This edited book presents the most recent theory, research and practice on information and technology literacy as it relates to the education of young children. Because computers have made it so easy to disseminate information, the amount of available information has grown at an exponential rate, making it impossible for educators to prepare students for the future without teaching them how to be effective information managers and technology users. Although much has been written about information literacy and technology literacy in secondary education, there is very little published research about these literacies in early childhood education. Recently, the National Association for the Education of Young Children and the Fred Rogers Center for Early Learning and Children’s Media at Saint Vincent College published a position statement on using technology and interactive media as tools in early childhood programs. This statement recommends more research “to better understand how young children use and learn with technology and interactive media and also to better understand any short- and long-term effects.” Many assume that today’s young children are “digital natives” with a great understanding of technology. However, children may know how to operate digital technology but be unaware of its dangers or its value to extend their abilities. This book argues that information and technology literacy include more than just familiarity with the digital environment. They include using technology safely and ethically to demonstrate creativity and innovation; to communicate and collaborate; to conduct research and use information and to think critically, solve problems and make decisions.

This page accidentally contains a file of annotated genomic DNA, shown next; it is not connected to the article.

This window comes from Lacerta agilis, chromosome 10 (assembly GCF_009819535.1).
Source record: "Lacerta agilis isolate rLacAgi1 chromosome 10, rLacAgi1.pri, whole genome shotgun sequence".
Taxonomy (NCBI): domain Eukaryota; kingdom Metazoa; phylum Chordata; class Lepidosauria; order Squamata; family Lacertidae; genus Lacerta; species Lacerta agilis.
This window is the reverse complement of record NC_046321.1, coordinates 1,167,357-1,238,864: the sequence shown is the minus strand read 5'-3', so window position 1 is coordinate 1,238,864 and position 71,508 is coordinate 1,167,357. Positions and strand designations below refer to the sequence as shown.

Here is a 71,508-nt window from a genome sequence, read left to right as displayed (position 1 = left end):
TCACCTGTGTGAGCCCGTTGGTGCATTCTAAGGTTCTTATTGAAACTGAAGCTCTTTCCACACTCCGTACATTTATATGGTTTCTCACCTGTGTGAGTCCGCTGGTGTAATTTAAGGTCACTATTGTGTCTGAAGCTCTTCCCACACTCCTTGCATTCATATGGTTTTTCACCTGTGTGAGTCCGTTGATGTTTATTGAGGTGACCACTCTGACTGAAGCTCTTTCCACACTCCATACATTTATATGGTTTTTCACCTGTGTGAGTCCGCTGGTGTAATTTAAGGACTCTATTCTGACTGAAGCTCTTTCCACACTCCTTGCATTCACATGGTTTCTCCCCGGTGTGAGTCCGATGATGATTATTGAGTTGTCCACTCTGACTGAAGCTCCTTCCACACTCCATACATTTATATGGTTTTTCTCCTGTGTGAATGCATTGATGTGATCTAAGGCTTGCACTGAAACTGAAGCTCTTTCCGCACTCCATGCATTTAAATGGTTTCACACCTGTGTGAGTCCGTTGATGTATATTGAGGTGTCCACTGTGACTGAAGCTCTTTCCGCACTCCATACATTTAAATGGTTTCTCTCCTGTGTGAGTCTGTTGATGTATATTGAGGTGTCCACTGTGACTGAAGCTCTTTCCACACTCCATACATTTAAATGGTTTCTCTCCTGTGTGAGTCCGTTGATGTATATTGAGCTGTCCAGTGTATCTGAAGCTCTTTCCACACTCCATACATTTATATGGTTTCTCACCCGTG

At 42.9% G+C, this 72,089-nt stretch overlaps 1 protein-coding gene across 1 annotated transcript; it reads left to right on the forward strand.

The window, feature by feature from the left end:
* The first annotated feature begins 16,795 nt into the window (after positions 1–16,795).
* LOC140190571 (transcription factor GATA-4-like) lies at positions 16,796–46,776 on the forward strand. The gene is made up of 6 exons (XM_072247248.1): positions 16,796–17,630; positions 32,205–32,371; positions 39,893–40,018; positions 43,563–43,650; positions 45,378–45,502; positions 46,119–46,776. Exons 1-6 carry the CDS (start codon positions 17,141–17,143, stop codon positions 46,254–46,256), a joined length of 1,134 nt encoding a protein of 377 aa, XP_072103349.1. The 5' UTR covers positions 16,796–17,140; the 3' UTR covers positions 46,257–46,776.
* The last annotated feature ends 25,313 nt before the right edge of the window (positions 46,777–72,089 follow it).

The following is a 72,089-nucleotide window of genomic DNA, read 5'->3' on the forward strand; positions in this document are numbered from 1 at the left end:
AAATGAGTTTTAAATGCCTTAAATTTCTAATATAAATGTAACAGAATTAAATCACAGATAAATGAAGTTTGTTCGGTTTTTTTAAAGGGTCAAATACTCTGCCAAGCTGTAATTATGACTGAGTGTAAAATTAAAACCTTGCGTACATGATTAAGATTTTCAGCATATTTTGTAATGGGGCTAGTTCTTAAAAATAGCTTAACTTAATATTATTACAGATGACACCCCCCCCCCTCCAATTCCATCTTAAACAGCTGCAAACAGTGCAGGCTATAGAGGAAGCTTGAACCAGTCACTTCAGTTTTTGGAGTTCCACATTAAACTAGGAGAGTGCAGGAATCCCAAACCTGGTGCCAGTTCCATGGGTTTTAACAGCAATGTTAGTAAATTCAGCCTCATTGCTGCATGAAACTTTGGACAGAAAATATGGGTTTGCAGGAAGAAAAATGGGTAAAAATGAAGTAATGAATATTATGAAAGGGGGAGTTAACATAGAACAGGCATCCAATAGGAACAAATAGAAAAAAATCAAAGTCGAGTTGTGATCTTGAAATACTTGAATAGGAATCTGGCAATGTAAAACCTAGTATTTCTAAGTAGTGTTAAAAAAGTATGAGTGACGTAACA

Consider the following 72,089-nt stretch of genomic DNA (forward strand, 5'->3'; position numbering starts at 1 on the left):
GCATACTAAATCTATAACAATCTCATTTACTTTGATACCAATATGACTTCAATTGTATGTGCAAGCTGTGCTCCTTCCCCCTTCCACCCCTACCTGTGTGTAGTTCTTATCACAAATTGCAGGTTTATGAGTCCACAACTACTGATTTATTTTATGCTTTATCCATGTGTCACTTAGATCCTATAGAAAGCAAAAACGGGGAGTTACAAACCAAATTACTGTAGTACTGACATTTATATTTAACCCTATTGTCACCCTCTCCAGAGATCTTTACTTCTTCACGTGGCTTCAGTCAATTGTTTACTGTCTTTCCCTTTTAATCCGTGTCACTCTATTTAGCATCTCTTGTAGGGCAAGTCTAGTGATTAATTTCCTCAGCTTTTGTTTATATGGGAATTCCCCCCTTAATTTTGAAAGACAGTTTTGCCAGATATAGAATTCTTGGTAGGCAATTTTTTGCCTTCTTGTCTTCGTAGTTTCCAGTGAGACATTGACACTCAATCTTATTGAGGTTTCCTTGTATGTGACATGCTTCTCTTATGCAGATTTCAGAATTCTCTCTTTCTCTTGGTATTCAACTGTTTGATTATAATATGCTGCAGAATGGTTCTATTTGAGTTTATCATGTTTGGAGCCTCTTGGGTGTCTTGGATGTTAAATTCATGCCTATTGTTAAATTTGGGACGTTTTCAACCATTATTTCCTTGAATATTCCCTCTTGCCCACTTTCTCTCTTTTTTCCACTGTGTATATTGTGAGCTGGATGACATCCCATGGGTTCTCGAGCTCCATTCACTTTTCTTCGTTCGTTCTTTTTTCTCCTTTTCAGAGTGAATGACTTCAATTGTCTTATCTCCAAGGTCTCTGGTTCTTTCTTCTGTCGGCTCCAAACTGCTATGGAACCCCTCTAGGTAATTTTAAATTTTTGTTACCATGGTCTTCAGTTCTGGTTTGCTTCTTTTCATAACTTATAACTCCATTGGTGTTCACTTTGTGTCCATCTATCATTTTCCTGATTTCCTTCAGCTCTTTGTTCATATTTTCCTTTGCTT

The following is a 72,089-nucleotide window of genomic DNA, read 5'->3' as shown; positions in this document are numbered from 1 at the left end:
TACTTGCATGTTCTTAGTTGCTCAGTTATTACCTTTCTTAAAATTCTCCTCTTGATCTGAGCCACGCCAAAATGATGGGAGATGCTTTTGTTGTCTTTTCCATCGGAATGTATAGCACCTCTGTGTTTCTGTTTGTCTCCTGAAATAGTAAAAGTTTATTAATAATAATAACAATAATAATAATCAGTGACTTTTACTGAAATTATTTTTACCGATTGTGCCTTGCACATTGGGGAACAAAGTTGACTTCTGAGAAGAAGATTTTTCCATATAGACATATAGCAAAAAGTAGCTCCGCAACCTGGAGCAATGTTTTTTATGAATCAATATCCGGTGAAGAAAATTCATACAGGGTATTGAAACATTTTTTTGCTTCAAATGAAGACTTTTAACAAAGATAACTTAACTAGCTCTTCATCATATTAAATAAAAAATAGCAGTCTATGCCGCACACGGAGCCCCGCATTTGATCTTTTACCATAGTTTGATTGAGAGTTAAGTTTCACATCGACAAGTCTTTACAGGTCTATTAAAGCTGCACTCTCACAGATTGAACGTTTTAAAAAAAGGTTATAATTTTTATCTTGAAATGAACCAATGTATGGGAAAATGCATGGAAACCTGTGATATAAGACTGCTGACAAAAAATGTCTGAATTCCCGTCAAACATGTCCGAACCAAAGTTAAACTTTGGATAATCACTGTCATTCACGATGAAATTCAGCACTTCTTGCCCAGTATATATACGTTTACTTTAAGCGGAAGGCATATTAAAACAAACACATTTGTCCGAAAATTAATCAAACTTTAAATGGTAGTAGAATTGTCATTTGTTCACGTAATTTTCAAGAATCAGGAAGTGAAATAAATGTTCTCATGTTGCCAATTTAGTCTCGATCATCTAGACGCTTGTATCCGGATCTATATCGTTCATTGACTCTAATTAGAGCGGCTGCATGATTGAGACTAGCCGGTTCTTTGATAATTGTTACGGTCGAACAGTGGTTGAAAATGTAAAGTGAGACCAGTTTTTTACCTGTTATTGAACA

Heider, K., & Jalongo, M. (Eds.). (2015). Young children and families in the information age: Applications of technology in early childhood. New York: Springer.